The war between Russia and Ukraine has made travel to and from those countries impossible. Travel to Belarus is also out of the question due to international sanctions for its support of the Russian invasion. In adjacent countries, like Poland, Romania, and Slovakia, travel has been negatively impacted for security reasons and to keep up with the multitude of Ukrainians fleeing the conflict.
“No one knows the likelihood of the conflict expanding into the Baltic states, but it could happen and that makes Lithuania, Estonia, and Latvia a risky traveler choice until the situation normalizes,” said Global Rescue Security Manager Harding Bush, a former Navy SEAL, who, after serving in the military, worked in war-torn Yemen between 2011 and 2015.
“How will the military conflict in Eastern Europe disrupt the course of early economic recovery following two years of pandemic-related travel restrictions? No one can forecast how long the crisis will last,” Bush said. “But as global sanctions against Russia build and international diplomacy strengthens, the state of affairs will hopefully resolve in the shortest possible time.”
The State of Travel Before Russia-Ukraine CrisisBefore the onset of military conflict between Russia and Ukraine, the pandemic recovery signals were loud and clear. Decreasing health impacts from the coronavirus contributed to a travel rebound. Three-quarters of the U.S. population had received at least one vaccination shot, and 64% were fully vaccinated. COVID-19 cases were falling in every state. Deaths and hospitalizations from the disease were decreasing and the omicron variant had not been as serious as originally feared.
Countries like the U.K. dropped all COVID-19 restrictions. New Zealand, Denmark, Norway, Sweden, and others opened up their borders. Nearly every U.S. state had dropped its mask mandates. Nearly half of travelers (49%) had already taken an international trip since the start of the pandemic, reflecting an 88% jump in travel abroad since the summer of 2021, according to the Winter 2022 Global Rescue Travel Safety and Sentiment survey of the world’s most experienced travelers.
Nine out of ten travelers (93%) are less or much less concerned about travel since the pandemic started, reflecting a 72% improvement in individual concerns about travel compared to traveler attitudes at the beginning of 2021. As pandemic fears subside, people are significantly less concerned about travel, and they are driving a significant return to travel.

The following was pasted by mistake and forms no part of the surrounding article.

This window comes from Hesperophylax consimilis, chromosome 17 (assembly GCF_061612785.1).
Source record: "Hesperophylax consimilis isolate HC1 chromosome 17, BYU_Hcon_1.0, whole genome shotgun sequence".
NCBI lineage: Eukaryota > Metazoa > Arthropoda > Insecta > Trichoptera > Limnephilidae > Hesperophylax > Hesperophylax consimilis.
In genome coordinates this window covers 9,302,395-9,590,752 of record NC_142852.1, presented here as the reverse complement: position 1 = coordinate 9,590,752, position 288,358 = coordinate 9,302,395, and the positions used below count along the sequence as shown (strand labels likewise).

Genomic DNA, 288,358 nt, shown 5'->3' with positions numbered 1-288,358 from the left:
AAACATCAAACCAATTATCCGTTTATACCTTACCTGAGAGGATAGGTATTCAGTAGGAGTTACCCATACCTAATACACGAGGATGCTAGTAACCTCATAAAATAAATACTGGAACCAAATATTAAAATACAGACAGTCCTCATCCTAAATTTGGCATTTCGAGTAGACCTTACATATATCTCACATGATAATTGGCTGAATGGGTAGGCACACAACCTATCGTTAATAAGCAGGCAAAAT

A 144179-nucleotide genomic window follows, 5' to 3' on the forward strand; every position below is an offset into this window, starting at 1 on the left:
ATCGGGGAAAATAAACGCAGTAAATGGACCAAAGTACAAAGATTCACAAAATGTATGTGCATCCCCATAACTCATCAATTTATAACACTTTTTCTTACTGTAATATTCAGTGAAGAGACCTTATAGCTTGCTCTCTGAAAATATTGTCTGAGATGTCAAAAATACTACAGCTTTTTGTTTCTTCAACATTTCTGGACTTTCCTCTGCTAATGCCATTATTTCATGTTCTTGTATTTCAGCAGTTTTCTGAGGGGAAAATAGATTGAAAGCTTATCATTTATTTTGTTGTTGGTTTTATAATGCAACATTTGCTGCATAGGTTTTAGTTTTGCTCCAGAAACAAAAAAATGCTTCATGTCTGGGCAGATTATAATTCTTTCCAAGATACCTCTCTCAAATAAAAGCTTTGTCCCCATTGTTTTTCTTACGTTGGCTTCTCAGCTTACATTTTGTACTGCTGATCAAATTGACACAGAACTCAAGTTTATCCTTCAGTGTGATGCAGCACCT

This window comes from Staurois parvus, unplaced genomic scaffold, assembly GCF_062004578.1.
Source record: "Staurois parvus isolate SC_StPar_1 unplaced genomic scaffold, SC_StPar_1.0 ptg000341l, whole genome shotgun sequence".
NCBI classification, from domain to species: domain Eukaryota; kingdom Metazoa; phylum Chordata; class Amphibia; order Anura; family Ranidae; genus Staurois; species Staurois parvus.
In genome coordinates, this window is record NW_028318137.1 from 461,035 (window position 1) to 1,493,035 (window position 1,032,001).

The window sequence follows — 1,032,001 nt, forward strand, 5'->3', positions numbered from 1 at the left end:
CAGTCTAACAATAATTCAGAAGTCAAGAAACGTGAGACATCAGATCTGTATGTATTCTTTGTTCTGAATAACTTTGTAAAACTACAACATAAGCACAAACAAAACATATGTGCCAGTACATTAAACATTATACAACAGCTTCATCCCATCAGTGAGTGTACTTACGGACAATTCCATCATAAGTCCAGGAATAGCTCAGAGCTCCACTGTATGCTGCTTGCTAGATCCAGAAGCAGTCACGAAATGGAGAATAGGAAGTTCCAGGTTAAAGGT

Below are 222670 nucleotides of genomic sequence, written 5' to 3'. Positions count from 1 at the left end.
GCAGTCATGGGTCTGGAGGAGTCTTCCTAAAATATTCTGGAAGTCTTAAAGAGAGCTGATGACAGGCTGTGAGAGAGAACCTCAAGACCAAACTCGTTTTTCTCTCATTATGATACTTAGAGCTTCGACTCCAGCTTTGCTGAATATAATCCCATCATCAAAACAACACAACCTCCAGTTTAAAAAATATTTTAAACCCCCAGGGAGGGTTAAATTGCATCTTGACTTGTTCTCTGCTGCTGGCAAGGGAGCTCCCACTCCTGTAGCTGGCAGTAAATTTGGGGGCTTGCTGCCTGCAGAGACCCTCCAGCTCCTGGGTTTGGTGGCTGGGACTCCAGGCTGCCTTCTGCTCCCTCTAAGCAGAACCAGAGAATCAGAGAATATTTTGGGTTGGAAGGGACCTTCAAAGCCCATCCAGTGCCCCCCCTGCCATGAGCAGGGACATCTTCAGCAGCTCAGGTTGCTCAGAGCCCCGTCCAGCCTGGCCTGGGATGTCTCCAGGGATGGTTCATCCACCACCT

But the return to travel is still quite volatile, and responsive to global events like the Russian invasion of Ukraine. Travelers are pumping the brakes on planning international trips, taking a wait-and-see approach as the conflict in Eastern Europe develops. In the week since Russia invaded Ukraine, people searching for international travel dropped by 12 percentage points but regained more than half of that loss in the days following, according to Kayak, an online travel agency, and metasearch engine.
Travelers are also purchasing security service plans that provide emergency evacuation capabilities when they are in danger from insurgent attacks, terrorism, civil unrest, and natural disasters. Traveler requests for Global Rescue’s non-medical security evacuation services jumped 31% since the Russian invasion of Ukraine.
“War is not a tourist attraction. There are plenty of global destinations with no threat of conflict – make those locations your vacation spot. While concern is high for Eastern European countries directly involved in the conflict, it is premature for travelers to cancel international trips to other countries. Nevertheless, travelers should plan and prepare,” Bush said.
If You Go, Travel Security Protection is Essential
One of the biggest discoveries among travelers during the pandemic was the limitations of travel insurance and the importance of obtaining medical emergency evacuation travel protection that includes COVID-19. The military conflict in Eastern Europe may be the event igniting traveler attention for travel protection services that provide evacuation for non-medical emergencies when you are in danger – like insurgent attacks, social disorder, terrorism, and earthquakes.
“Travel uncertainty generally results in an increase in traveler demand for Global Rescue emergency medical and security services,” said Dan Richards, CEO of Global Rescue.
Nobody wants to imagine a security emergency abroad. But if you’re traveling or working internationally then the possibility of civil unrest, unpredicted natural disaster, or terrorism is always present. If you’re near a war zone, the potential spikes for a government-issued declaration to evacuate.
“Being proactive and preparing for the possibility of a security emergency could mean the difference between a safe departure and being trapped in a dangerous situation out of your control,” Bush said.
Travelers should obtain Global Rescue’s emergency travel security services that provide evacuation and advisory services.
Travelers must understand what services are provided and under what conditions, too.
“There is often a difference in security service options for a traveler caught up in a conflict and a traveler knowingly entering one,” Bush said.